Server Fault is a question and answer site for system and network administrators. Join them; it only takes a minute:

Sign up
Here's how it works:
  1. Anybody can ask a question
  2. Anybody can answer
  3. The best answers are voted up and rise to the top

Is there a common or standard directory name for the company-specific stuff that exists in a server? This would include any crons, scripts, webserver docroots, programs, non-database storage areas, service codebases, etc.

We could of course put crons in /etc/cron.d, put docroots in /home/webservd, scripts in one of the bin directories, but that would be messy. If XYZ Technology Corp wanted to have all the non-generic stuff in one place, would they make a directory /xyz or /home/xyz or is there an alternative directory name that is not company-specific, but intended for company-specific stuff?

What is most common?

share|improve this question
up vote 3 down vote accepted

No, there are absolutely no standards for naming conventions beyond that which is provided by your OS vendor (or the FHS, for some subset of Linux distributions).

Whatever you decide to go with, just make a decision, document it well in all the possible places people might need to look for it, and then get back to doing useful work. Directory hierarchies are classic bike shed/holy war territory, and the only way to stop the battles once they start is to ask the combatants for input into your new whole-company coding standards...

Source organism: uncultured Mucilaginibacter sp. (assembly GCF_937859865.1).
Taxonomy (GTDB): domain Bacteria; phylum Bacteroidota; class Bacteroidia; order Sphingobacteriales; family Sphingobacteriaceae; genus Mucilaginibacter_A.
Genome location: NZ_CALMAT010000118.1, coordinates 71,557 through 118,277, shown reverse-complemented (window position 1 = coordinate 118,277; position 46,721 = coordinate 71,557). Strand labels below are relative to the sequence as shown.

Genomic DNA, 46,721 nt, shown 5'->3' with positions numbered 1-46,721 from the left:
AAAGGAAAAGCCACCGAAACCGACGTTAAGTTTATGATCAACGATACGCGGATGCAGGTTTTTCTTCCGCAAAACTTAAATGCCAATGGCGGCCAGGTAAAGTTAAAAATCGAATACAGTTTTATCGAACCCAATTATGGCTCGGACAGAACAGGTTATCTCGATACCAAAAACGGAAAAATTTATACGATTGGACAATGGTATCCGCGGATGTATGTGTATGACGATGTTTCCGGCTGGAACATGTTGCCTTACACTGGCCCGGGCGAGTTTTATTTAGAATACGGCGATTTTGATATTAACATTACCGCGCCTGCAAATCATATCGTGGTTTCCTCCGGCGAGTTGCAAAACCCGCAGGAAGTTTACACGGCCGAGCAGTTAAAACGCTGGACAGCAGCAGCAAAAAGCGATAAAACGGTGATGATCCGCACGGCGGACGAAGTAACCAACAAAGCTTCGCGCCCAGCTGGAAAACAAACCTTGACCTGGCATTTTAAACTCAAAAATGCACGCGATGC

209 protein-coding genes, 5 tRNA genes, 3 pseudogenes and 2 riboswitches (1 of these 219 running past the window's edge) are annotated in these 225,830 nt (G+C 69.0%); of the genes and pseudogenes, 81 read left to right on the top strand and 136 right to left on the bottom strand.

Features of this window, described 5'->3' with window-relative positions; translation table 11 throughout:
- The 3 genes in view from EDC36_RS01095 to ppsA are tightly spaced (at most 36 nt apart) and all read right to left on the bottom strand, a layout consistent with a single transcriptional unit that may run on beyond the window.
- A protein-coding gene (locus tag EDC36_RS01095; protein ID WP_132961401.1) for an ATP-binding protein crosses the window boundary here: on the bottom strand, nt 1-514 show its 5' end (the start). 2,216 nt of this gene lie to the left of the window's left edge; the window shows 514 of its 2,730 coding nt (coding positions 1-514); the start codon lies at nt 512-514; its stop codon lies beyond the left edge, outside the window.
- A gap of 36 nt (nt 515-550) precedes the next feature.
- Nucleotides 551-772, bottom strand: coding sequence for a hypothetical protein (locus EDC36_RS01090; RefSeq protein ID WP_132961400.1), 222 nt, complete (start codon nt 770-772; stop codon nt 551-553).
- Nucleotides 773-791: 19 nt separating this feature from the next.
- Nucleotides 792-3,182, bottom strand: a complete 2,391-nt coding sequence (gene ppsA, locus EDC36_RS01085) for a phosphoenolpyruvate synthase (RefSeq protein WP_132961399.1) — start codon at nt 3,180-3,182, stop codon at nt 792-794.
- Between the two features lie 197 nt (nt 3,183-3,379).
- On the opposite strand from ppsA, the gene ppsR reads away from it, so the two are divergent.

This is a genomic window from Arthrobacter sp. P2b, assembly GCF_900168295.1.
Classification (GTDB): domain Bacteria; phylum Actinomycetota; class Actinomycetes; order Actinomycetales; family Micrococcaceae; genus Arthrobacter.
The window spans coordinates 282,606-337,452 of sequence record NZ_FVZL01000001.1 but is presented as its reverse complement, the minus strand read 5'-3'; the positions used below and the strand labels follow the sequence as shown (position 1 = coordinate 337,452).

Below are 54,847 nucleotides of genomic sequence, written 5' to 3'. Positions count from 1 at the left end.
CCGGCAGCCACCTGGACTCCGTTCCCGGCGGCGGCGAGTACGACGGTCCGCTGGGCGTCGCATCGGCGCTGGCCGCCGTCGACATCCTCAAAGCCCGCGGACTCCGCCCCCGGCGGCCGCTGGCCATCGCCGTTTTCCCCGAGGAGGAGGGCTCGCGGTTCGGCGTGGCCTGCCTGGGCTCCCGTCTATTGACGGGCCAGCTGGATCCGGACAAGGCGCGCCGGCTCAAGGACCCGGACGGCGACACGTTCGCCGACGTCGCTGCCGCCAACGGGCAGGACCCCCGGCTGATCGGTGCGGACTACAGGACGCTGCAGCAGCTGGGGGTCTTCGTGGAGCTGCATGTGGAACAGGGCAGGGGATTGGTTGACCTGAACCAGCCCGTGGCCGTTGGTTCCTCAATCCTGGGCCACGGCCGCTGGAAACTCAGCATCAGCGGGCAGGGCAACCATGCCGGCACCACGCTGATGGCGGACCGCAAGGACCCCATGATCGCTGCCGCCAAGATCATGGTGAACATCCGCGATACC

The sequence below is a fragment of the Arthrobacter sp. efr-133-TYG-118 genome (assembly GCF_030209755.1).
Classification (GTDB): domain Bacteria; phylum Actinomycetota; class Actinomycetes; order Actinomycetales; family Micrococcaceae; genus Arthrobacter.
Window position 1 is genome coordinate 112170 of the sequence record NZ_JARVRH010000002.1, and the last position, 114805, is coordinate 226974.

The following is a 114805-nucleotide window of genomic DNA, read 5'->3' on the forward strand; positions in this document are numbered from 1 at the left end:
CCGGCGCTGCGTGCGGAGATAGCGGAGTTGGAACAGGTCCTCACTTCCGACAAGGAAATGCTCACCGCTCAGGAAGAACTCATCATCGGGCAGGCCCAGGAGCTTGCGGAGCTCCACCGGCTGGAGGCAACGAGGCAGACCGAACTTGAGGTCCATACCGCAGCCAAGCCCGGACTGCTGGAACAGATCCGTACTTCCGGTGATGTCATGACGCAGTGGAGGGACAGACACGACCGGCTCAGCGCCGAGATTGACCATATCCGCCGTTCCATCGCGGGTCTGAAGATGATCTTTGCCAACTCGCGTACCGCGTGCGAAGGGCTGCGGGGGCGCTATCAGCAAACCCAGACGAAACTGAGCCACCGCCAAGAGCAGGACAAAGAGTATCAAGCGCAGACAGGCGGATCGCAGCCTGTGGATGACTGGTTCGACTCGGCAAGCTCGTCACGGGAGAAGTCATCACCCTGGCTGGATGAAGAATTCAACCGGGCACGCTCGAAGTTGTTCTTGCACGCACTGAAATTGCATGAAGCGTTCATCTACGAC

share|improve this answer

The only standard I'm aware of that even comes close is using /opt or /usr/local for apps installed manually vs. the platform's package manager. Even then, there are lots of apps that ignore this standard.

share|improve this answer

The unix tradition is to keep your stuff in an appropriately named subdir of /opt/ or /usr/local/. The usual best practice uses symlinks in /etc/* and other system areas that map back to a smaller number of company-admin directories where you keep and edit the 'real' copies. (or vice versa for those few cases where the real file can't be in userland) is an example of a similar scheme.

share|improve this answer

The specific answer for your operating system can usually be found in the hier manual page (run man hier at any shell prompt).

share|improve this answer

Your Answer


By posting your answer, you agree to the privacy policy and terms of service.

Not the answer you're looking for? Browse other questions tagged or ask your own question.